What you need to know about Canada’s divisive ArriveCAN app

ArriveCAN app. Image credit: Facebook page

In spite of continued criticism mounting over the mandatory online data-entry system for travellers entering the country, Ottawa is still making plans to expand the capabilities of its ArriveCAN app. 

An update on its plans to improve was given by Transport Canada earlier this week to improve the app, including adding an optional, online advance CBSA declaration for people going to Calgary, Edmonton, Winnipeg, Billy Bishop Toronto City, Ottawa, Québec City and Halifax international airports.

Transport Canada reported saying that according to the feature of this plan, which is currently only available to those passing through Toronto Pearson, Vancouver or Montreal-Trudeau international airports. was to cut the amount of time by a third for travellers who spend at a Canada Border Services Agency kiosk.

“With the thousands of travellers arriving in Vancouver, Toronto and Montreal airports each day, the use of the optional advance CBSA declaration has the potential to save hours in wait time,” according to Transport Canada’s release.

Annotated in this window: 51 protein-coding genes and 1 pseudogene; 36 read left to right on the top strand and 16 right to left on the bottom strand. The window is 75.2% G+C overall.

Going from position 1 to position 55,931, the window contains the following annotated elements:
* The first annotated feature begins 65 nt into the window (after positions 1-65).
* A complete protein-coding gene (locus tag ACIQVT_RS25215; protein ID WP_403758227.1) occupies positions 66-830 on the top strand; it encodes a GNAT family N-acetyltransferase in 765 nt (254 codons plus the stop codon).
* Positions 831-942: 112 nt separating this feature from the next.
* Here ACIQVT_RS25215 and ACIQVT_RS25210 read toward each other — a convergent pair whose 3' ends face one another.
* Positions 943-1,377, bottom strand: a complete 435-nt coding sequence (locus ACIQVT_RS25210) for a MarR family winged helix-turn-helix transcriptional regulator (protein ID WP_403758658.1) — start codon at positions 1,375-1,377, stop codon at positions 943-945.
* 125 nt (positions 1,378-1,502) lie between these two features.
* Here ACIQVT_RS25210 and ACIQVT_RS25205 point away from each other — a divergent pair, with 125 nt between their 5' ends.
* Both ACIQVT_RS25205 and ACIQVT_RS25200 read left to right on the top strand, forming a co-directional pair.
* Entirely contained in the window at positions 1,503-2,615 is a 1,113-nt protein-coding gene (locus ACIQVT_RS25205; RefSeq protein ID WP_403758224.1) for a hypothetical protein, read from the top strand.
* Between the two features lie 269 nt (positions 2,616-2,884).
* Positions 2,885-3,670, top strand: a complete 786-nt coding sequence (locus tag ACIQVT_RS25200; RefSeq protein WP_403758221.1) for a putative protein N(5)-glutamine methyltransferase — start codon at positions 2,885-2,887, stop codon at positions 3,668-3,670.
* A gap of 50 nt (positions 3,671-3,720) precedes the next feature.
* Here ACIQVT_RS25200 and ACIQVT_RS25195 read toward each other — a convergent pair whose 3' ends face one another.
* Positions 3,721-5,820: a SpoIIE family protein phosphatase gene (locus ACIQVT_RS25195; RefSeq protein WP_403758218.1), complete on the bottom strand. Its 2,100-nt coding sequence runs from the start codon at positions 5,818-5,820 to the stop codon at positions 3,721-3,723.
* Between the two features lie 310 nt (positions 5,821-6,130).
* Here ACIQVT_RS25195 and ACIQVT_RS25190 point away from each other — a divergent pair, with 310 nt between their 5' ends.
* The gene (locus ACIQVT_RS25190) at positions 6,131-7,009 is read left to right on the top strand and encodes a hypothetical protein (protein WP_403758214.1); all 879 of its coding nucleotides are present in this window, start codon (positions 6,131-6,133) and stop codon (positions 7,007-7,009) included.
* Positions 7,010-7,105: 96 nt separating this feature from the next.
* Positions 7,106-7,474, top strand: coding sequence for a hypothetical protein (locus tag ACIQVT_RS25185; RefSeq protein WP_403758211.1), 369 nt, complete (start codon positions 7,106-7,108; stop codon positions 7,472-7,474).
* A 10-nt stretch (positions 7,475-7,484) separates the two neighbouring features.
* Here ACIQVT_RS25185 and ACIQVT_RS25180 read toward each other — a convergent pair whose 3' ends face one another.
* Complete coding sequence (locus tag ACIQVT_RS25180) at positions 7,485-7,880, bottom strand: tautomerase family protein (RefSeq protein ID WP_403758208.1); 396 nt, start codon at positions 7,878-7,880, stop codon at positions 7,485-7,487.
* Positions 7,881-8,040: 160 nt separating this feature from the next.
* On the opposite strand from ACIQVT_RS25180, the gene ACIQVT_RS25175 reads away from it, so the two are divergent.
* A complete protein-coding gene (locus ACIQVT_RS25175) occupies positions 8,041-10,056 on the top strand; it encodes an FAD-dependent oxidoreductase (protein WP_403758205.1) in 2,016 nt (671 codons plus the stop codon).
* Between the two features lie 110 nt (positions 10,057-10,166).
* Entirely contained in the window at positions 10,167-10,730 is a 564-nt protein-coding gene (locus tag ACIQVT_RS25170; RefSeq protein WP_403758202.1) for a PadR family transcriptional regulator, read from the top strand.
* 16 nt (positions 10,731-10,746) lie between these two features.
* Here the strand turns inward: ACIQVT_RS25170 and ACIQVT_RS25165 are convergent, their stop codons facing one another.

Although after easing public health restrictions on people coming to Canada, and fully vaccinated Canadians and permanent residents crossing the border were no longer required to quarantine upon their return, Canada still wanted a way to account for people’s vaccination statuses and COVID-19 results from a recent test. The app allowed travellers to take a photo or upload a snapshot of their vaccine documentation into the app before going through customs.

The app has not been without its issues. Last month, Public Safety Canada acknowledged a glitch that incorrectly informed some travellers to quarantine when in fact they didn’t have to.

But travellers who fail to provide the required information won’t be denied entry but may face a 14-day quarantine, the need to take a COVID-19 test on arrival and a follow-up test eight days later.

They may also be fined $5,000 and face “additional delays at the border for public health questioning,” according to Canada’s main ArriveCAN information page.

For people who can’t access the app or website because of cognitive or physical impairments, they may provide the information verbally at the border or by completing a paper form. 

The exemption also applies to people who can’t fill out the information online because of a natural disaster, censorship, lack of access to the internet or an ArriveCAN outage.